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 Illustration shows the gynoecium of a flowering plant. A pollen grain adheres to the stigma. The pollen contains two cells: a generative cell and a tube cell. The pollen tube cell grows into the style. The generative cell travels inside the pollen tube. It divides to form two sperm. The pollen tube penetrates an opening in the ovule called a micropyle. One of the sperm fertilizes the egg to form the zygote. The other sperm fertilizes two polar nuclei to form a triploid endosperm, which becomes a food source for the growing embryo.
In angiosperms, one sperm fertilizes the egg to form the 2 n zygote, and the other sperm fertilizes the central cell to form the 3 n endosperm. This is called a double fertilization.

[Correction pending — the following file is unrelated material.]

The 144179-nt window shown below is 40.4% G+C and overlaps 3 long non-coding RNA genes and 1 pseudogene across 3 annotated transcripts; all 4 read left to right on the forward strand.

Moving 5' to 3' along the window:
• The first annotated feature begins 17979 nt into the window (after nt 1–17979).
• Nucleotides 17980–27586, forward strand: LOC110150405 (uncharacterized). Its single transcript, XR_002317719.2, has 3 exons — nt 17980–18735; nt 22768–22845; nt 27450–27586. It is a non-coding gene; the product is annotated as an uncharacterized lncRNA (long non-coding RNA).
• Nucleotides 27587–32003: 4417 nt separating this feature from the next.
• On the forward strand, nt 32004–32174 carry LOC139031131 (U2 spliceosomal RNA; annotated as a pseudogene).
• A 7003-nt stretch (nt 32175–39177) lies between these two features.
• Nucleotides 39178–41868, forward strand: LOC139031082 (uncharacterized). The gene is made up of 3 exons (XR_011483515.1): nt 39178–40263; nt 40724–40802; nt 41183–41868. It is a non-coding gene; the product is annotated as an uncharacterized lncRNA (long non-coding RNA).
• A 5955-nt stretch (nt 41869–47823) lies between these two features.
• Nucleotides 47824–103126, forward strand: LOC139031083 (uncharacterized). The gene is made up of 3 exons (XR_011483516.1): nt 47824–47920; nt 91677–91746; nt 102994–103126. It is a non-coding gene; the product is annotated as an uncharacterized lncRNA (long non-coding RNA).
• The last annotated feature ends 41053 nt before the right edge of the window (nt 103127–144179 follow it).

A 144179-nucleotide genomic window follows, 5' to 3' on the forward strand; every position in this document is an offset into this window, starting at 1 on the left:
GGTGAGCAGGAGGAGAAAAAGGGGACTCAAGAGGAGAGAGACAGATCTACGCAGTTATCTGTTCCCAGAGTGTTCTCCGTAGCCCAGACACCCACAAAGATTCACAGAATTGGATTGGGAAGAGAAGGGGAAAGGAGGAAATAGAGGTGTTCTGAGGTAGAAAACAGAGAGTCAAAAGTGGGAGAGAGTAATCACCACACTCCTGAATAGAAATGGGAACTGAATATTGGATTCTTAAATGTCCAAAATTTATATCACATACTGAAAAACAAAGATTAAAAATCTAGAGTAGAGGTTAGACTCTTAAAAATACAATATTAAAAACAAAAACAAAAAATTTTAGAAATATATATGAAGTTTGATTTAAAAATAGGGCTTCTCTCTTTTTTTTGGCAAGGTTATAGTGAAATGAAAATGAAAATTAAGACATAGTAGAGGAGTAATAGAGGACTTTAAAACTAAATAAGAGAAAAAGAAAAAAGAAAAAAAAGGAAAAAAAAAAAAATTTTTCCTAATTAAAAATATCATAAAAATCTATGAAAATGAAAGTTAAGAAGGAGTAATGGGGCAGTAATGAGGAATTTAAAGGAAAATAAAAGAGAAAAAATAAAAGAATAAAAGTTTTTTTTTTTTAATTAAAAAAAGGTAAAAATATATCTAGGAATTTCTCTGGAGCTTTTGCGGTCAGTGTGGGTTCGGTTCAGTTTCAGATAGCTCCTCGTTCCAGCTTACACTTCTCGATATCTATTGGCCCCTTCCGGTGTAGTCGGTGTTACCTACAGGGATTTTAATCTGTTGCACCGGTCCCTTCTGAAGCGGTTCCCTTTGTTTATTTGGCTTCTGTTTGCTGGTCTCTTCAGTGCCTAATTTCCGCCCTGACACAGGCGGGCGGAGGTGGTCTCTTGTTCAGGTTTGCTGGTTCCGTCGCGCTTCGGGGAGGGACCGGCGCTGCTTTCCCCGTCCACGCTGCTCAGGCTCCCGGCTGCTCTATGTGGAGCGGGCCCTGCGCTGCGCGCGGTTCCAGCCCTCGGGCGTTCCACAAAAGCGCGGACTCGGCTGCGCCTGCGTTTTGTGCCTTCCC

After fertilization, the zygote divides to form two cells: the upper cell, or terminal cell, and the lower, or basal, cell. The division of the basal cell gives rise to the suspensor    , which eventually makes connection with the maternal tissue. The suspensor provides a route for nutrition to be transported from the mother plant to the growing embryo. The terminal cell also divides, giving rise to a globular-shaped proembryo ( [link] a ). In dicots (eudicots), the developing embryo has a heart shape, due to the presence of the two rudimentary cotyledons ( [link] b ). In non-endospermic dicots, such as Capsella bursa , the endosperm develops initially, but is then digested, and the food reserves are moved into the two cotyledons. As the embryo and cotyledons enlarge, they run out of room inside the developing seed, and are forced to bend ( [link] c ). Ultimately, the embryo and cotyledons fill the seed ( [link] d ), and the seed is ready for dispersal. Embryonic development is suspended after some time, and growth is resumed only when the seed germinates. The developing seedling will rely on the food reserves stored in the cotyledons until the first set of leaves begin photosynthesis.